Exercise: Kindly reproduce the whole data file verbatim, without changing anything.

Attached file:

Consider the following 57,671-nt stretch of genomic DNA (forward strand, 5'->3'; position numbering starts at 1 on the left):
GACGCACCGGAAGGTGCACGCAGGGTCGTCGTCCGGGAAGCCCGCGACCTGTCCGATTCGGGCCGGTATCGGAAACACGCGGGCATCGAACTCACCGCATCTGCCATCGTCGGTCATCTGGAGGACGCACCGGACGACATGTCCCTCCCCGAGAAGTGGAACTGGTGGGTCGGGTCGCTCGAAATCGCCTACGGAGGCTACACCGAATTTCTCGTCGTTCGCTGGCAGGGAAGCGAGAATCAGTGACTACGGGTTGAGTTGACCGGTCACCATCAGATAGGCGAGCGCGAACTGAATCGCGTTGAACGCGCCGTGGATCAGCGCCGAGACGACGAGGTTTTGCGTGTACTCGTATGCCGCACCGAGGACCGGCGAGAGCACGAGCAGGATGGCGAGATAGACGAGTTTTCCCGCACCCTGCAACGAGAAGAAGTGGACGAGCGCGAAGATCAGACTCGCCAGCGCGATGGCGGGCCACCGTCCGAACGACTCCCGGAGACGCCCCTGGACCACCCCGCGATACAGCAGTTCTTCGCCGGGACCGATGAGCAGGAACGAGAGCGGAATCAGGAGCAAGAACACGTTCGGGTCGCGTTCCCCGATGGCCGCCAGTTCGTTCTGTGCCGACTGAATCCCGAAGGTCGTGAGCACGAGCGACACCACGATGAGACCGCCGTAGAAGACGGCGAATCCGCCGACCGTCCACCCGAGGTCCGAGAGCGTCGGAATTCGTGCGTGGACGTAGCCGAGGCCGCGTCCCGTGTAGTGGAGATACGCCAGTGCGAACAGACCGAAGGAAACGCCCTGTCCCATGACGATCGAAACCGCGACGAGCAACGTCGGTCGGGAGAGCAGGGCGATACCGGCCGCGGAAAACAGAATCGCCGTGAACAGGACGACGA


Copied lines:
Consider the following 57,671-nt stretch of genomic DNA (forward strand, 5'->3'; position numbering starts at 1 on the left):
GACGCACCGGAAGGTGCACGCAGGGTCGTCGTCCGGGAAGCCCGCGACCTGTCCGATTCGGGCCGGTATCGGAAACACGCGGGCATCGAACTCACCGCATCTGCCATCGTCGGTCATCTGGAGGACGCACCGGACGACATGTCCCTCCCCGAGAAGTGGAACTGGTGGGTCGGGTCGCTCGAAATCGCCTACGGAGGCTACACCGAATTTCTCGTCGTTCGCTGGCAGGGAAGCGAGAATCAGTGACTACGGGTTGAGTTGACCGGTCACCATCAGATAGGCGAGCGCGAACTGAATCGCGTTGAACGCGCCGTGGATCAGCGCCGAGACGACGAGGTTTTGCGTGTACTCGTATGCCGCACCGAGGACCGGCGAGAGCACGAGCAGGATGGCGAGATAGACGAGTTTTCCCGCACCCTGCAACGAGAAGAAGTGGACGAGCGCGAAGATCAGACTCGCCAGCGCGATGGCGGGCCACCGTCCGAACGACTCCCGGAGACGCCCCTGGACCACCCCGCGATACAGCAGTTCTTCGCCGGGACCGATGAGCAGGAACGAGAGCGGAATCAGGAGCAAGAACACGTTCGGGTCGCGTTCCCCGATGGCCGCCAGTTCGTTCTGTGCCGACTGAATCCCGAAGGTCGTGAGCACGAGCGACACCACGATGAGACCGCCGTAGAAGACGGCGAATCCGCCGACCGTCCACCCGAGGTCCGAGAGCGTCGGAATTCGTGCGTGGACGTAGCCGAGGCCGCGTCCCGTGTAGTGGAGATACGCCAGTGCGAACAGACCGAAGGAAACGCCCTGTCCCATGACGATCGAAACCGCGACGAGCAACGTCGGTCGGGAGAGCAGGGCGATACCGGCCGCGGAAAACAGAATCGCCGTGAACAGGACGACGA